Carl Sargent (1952-2018) was a British parapsychologist who in the 1970s reported successful ganzfeld telepathy experiments. The results were later cast in doubt by claims of deception by a prominent sceptic. He left the field shortly afterwards and turned to developing role-playing games under the name Keith Martin.
Carl Sargent was raised in South Wales and the West of England. He was educated at Churchill College, Cambridge, receiving a degree in psychology in 1974. He received a PhD in 1979 for work that included parapsychology, the first such to be awarded at Cambridge, which was followed by post-doctoral work in parapsychology at the psychological laboratory of Cambridge University. He taught parasychology at Cambridge while carrying out ESP experiments with student volunteers.
Sargent was interested in how the personality trait of neuroticism affected ESP ability. With Trevor Harley he tested 186 participants, 150 in two groups and 36 individually. Each was given a short personality test before being run through an ESP guessing test. High-neurotic individuals scored significantly below chance when tested individually, while low neurotics scored non-significantly above chance. When tested in groups the patterns reversed, with high-neurotics scoring somewhat better than the low neurotics. Sargent explained these differences by situational anxiety levels. When high-neurotic individuals are tested individually they become self-conscious, which raises levels of arousal and mental noise, tending to swamp any weak psi signal. When tested in groups, the high-neurotic individual can lose herself in the crowd, reducing anxiety and mental noise levels and enabling improvements in ESP test scoring.1
To explore the role of group effects in more detail, Sargent arranged for 91 sixth-form pupils to guess which of two names – in male and female pairings – was the target of an ESP tests, first running them through personality tests. High neurotic females performed better than low neurotic females in this group setting. Among high-neurotic males the effect was reversed. Sargent speculated that the high neurotic males, finding themselves in a minority (highlighted by the use of male and female names as target material), were not able to lose themselves in the crowd in the same way as the females.2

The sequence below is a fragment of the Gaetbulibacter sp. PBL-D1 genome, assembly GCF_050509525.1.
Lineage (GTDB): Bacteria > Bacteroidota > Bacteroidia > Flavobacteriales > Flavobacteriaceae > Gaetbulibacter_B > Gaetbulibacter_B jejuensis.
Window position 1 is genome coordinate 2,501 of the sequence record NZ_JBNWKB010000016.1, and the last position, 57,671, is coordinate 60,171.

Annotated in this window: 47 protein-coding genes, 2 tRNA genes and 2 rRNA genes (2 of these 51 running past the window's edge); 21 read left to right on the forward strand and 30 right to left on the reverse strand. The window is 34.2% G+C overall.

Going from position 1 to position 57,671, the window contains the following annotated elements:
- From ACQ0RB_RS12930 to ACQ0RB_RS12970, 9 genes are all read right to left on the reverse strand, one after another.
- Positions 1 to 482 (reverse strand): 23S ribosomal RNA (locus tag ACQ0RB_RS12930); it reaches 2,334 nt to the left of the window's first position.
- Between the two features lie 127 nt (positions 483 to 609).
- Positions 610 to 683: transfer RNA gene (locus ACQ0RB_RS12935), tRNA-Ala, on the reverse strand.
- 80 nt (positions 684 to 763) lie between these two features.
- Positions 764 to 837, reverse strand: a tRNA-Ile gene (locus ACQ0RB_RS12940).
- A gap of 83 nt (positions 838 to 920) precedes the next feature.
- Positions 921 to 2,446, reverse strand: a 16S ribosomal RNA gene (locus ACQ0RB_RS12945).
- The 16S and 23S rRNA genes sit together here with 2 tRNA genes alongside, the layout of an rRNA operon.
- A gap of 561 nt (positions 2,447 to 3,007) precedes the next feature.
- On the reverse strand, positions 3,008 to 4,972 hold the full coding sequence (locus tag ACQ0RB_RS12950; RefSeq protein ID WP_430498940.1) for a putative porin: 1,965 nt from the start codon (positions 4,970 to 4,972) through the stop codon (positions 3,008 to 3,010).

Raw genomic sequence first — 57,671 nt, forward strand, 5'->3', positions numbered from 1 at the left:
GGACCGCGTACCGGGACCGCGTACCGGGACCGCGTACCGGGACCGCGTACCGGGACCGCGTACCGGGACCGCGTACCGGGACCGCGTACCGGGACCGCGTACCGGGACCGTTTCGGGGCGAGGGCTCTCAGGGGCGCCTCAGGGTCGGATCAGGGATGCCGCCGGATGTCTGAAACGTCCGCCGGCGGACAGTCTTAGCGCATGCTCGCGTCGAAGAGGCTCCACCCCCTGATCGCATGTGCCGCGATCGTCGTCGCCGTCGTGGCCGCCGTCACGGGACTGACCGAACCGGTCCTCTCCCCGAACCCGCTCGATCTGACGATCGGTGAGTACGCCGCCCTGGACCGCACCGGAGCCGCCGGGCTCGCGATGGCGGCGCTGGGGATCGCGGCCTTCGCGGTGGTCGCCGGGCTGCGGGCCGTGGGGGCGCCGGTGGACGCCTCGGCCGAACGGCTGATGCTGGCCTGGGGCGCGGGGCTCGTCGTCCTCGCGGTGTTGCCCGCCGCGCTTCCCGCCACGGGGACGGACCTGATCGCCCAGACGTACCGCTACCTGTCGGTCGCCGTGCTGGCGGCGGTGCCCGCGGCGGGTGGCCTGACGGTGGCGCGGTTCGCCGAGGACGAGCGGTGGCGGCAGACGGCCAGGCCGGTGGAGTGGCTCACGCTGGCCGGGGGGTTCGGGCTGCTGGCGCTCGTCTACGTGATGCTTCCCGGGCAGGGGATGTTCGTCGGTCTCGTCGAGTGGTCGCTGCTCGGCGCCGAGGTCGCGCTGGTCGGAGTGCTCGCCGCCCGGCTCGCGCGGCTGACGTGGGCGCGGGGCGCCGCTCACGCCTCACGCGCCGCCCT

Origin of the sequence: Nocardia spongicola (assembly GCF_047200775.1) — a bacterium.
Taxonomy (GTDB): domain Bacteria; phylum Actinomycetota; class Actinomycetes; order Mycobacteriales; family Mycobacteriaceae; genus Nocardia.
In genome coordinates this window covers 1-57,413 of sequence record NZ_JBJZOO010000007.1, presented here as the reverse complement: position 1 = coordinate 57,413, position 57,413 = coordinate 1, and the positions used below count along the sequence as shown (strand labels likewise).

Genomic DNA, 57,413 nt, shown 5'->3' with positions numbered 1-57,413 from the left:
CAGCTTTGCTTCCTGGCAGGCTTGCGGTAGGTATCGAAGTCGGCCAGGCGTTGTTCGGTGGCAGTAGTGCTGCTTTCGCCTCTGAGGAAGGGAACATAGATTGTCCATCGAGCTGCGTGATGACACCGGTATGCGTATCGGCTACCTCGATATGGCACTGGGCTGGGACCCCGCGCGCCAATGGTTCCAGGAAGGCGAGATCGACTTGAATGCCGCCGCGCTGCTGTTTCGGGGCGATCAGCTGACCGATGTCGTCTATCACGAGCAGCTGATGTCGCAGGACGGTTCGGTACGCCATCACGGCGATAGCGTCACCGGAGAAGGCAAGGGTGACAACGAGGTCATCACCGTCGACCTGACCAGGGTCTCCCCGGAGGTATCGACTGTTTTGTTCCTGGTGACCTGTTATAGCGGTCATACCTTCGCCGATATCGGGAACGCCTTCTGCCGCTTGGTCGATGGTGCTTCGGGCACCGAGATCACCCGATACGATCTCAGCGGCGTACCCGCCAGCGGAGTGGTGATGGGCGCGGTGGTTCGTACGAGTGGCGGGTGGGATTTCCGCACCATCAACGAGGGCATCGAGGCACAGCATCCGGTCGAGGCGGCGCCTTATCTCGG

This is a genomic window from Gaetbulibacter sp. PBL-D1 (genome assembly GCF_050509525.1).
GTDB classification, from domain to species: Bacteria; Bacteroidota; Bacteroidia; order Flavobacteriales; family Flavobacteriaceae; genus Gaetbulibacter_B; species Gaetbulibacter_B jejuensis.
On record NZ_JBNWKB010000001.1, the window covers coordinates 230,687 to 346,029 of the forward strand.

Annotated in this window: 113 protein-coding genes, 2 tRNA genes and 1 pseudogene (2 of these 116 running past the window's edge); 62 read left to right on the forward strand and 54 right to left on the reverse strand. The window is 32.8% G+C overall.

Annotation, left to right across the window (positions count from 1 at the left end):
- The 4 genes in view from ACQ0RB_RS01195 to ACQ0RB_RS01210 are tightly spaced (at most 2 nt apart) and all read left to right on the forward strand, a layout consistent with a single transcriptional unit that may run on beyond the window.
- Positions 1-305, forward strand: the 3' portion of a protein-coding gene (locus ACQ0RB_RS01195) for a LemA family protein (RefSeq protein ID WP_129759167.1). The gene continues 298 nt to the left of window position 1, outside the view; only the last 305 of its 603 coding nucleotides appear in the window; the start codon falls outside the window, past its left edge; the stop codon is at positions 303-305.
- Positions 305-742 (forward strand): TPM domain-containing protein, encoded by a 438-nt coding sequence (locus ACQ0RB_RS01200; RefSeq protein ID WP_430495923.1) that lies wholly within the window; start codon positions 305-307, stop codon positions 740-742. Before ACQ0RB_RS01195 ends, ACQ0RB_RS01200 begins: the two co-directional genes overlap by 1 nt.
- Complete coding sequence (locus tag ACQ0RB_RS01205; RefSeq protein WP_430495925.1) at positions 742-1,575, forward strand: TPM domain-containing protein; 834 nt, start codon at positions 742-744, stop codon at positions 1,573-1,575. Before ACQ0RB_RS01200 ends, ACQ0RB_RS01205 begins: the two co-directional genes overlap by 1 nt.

Sargent contributed nine of 28 studies reviewed in the first ganzfeld meta-analysis (published in 1985), often achieving hit rates of 40% – far above the expected 25%.
In the ganzfeld model, adopted the early 1980s, successful scoring is encouraged by a reduction of mental noise, eliminating sensory stimulation. As an experiment progresses, participants become habituated to the absence of sensory stimulation, and internal noise reduces further: therefore, Sargent speculated, psi scoring should increase with time. In an initial experiment he allowed participants to terminate a session at will, finding clear improvement in scoring with increasing times. In a further study, imagery recorded by participants later in a session was found to be more accurate than that recorded earlier (p = 0.0002).
Sargent also tested for the influence of personality in ganzfeld experiments, in particular the extraversion-neuroticism relationship. He found a clear scoring advantage for extraverts over introverts in nearly every experiment, but only for the first sessions. With repeat testing the extroversion-introversion differences disappeared. He reasoned that situational anxieties are reduced as the introvert becomes more accustomed to the testing environment, creating less arousal and boosting the sensory reduction effect.3
By the early 1980s Carl Sargent was a leading ganzfeld ESP researcher, responsible for around half of significant studies. His status as a Cambridge researcher further raised their prominence.
As a result they courted critical examination by critics of parapsychology, notably Susan Blackmore, then a psychologist at the University of Bristol. In 1987, Blackmore published a critique based on a visit to Sargent’s laboratory that she made eight years earlier. The abstract reads: